I just read an excellent article on the cyber security crisis by David Talbot, Technology Review's chief correspondent. My position is that the cyber security crisis is identical to the software reliability crisis. The cyber security industry has a conflict of interest in that it is in no hurry to see the problem solved once and for all because a final solution would put it out of business. Below, I argue that the crisis will be solved when we change to a new software model. I defend my thesis by commenting on a few quotes I selected from Talbot's article.
It Is All About Bugs in the Code
Code is more complex, and that means more opportunity to exploit the code. There is more money to be made in exploiting the code, and that means there are more and more sophisticated people looking to exploit vulnerabilities.The cyber security crisis is really identical to the software reliability crisis because vulnerabilities are, as everyone knows, bugs in the code. And the more complex the code is, the more buggy it gets. What is a bug? A bug is either a defect in the code or an omission, i.e., something important that the programmers and/or designers overlooked. Usually, a savvy attacker will use his knowledge of a specific bug in a software application in such a way as to cause it to behave in a manner that the original software designers did not intend.
So it is rather interesting that the cyber security industry chooses to focus on virus and other malware detection and not on finding ways to construct bug-free code. But then again, why not? After all, the security industry is in business to make money and the more buggy the code is, the more opportunity there is for the attackers, and the more money the industry makes. They have no interest in coming up with a final solution to this pressing problem. Now you know why Eugene Kaspersky, the head of Kaspersky Lab, a famous Russian cyber security company, eats Japanese baby crabs in his Moscow office and grins for the camera. Business is good and getting better all the time. (read Talbot's article for context)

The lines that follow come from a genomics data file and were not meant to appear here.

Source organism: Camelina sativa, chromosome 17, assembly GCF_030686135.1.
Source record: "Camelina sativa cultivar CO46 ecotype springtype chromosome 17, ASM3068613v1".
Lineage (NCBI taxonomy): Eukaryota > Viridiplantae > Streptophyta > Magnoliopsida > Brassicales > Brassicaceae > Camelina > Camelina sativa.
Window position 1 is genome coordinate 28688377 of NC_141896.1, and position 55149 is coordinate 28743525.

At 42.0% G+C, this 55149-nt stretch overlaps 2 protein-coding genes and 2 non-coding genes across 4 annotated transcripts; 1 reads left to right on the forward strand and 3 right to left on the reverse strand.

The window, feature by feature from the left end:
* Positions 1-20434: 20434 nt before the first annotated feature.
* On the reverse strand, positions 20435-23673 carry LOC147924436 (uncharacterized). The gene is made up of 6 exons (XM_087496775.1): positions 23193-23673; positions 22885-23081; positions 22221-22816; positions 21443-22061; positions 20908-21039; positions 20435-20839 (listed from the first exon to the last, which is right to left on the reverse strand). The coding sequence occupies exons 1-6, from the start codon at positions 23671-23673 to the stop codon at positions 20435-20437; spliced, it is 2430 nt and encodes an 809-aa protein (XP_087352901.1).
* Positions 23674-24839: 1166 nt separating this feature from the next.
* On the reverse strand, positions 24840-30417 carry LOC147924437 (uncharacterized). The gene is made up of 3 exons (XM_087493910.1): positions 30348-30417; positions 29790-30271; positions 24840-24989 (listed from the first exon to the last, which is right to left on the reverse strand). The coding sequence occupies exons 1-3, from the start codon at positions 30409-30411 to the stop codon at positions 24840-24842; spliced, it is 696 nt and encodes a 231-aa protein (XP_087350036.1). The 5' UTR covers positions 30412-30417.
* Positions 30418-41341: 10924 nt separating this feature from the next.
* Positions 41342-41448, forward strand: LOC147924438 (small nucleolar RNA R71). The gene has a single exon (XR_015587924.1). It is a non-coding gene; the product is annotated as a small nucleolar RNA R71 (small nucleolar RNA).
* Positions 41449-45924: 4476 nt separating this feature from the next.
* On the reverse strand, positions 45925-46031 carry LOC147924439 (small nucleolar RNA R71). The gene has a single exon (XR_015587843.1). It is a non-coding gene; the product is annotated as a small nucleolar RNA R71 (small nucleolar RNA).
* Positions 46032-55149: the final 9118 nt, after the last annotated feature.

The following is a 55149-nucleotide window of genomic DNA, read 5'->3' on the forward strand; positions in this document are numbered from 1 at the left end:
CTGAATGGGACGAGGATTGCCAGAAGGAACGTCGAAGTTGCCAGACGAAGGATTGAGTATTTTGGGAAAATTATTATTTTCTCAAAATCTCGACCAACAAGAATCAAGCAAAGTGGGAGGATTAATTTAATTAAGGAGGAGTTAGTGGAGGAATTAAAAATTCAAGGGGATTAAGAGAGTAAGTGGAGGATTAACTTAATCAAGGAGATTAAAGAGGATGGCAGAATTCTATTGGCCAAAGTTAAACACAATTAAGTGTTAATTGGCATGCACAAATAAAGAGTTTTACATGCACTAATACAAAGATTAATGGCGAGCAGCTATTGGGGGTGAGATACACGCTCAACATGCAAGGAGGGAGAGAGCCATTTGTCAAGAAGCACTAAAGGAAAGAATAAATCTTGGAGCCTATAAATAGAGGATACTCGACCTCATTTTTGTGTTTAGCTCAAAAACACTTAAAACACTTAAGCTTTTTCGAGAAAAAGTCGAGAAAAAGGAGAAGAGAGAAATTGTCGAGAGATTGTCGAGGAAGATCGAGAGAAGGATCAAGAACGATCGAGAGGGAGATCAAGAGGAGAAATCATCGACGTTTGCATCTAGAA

Eugene Kaspersky Is HappyBring in the Lawyers
"Hardening targets--and having good laws and good law-enforcement capacity--are the key foundational pieces no matter what other activities we want to try to pursue," Christopher Painter, the White House senior director for cyber security, pointed out at a recent conference.Now that everyone has given up on eliminating the vulnerabilities that malevolent hackers exploit, it makes sense to bring in the lawyers. The problem with the legal approach is that it is not just criminals that are a threat to cyber security. Governments are engaged in it as well, probably more so than the criminals.
"Botnets are a serious threat, but we're out of luck until there is international agreement that cyber crime really needs fairly rigorous countermeasures and prosecutions across pretty much all of the Internet-using nations," says Vern Paxson, a computer scientist at the University of California, Berkeley, who studies large-scale Internet attacks.In truth, a country's hackers are a national treasure. Why should they incarcerate them when they can use them for spying on other countries? China does it. So do the US, Russia, India, and others. So good luck on getting those countries to vigorously enforce international cyber security laws. Not that the lawyers really care. There is money to be made either way.
What if there were a way to construct 100% bug-free code and a hostile nation finds out about it and uses it to protect its critical systems from your cyber war specialists while at the same time continuing to spy on your country's networks and finding ways to disrupt them? This would create a dangerous situation. My thesis is that there is indeed a way to construct 100% bug-free code and I have written about it elsewhere (see links below). The solution has to do with making timing an inherent and fundamental part of the software model. The only drawback is that it will require a switch to a new software model.
One may argue that we cannot wait for the industry to switch to new software model because it would take years to implement. Legacy systems must be protected right now. True but I contend that it is not necessary to reprogram our entire network infrastructure to gain the full security benefit that comes with bug-free code. By reprogramming a few critical nodes of a network, we can fully protect the entire network against cyber attacks. Of course, every software system in the world will eventually have to be reprogrammed. There is no way around it.
My advice to cyber security policy makers is to take a good look at the folly of our current approach. Unless something is done now that has not been tried before, the whole thing can get very ugly in a hurry. There is a way to solve the problem once and for all but do not count on the cyber security industry to do it. We must acknowledge that the baby boomer geeks have shot computing in the foot in the last century with their Turing cult and their infatuation with the Turing machine. The truth is that the Turing computing model is the problem, not the solution. It is time for the boomers to retire so that a new generation can have their turn at the wheel.
Technology Review: Moore's Outlaws
How to Construct 100% Bug-Free Software
How to Solve the Parallel Programming Crisis
The COSA Software Model
Why Software Is Bad and What We Can Do to Fix It